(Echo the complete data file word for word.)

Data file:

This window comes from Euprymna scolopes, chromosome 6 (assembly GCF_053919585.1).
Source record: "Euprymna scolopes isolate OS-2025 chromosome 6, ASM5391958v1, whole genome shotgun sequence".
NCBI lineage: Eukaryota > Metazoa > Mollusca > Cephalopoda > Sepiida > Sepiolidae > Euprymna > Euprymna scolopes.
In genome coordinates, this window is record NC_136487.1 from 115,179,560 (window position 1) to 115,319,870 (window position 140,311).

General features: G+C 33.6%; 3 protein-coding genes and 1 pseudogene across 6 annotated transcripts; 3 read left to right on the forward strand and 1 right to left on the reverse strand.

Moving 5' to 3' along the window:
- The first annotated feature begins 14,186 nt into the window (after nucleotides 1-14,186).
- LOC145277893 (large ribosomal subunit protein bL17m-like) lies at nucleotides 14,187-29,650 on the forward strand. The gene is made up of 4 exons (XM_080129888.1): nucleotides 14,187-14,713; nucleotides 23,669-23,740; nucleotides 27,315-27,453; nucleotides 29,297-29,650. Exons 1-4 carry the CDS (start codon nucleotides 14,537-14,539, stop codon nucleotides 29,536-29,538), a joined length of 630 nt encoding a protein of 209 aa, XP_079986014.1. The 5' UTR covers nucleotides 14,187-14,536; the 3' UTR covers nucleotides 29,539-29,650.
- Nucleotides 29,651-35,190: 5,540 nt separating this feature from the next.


This window comes from Euprymna scolopes, chromosome 6 (assembly GCF_053919585.1).
Source record: "Euprymna scolopes isolate OS-2025 chromosome 6, ASM5391958v1, whole genome shotgun sequence".
NCBI lineage: Eukaryota > Metazoa > Mollusca > Cephalopoda > Sepiida > Sepiolidae > Euprymna > Euprymna scolopes.
In genome coordinates, this window is record NC_136487.1 from 115,179,560 (window position 1) to 115,319,870 (window position 140,311).

General features: G+C 33.6%; 3 protein-coding genes and 1 pseudogene across 6 annotated transcripts; 3 read left to right on the forward strand and 1 right to left on the reverse strand.

Moving 5' to 3' along the window:
- The first annotated feature begins 14,186 nt into the window (after nucleotides 1-14,186).
- LOC145277893 (large ribosomal subunit protein bL17m-like) lies at nucleotides 14,187-29,650 on the forward strand. The gene is made up of 4 exons (XM_080129888.1): nucleotides 14,187-14,713; nucleotides 23,669-23,740; nucleotides 27,315-27,453; nucleotides 29,297-29,650. Exons 1-4 carry the CDS (start codon nucleotides 14,537-14,539, stop codon nucleotides 29,536-29,538), a joined length of 630 nt encoding a protein of 209 aa, XP_079986014.1. The 5' UTR covers nucleotides 14,187-14,536; the 3' UTR covers nucleotides 29,539-29,650.
- Nucleotides 29,651-35,190: 5,540 nt separating this feature from the next.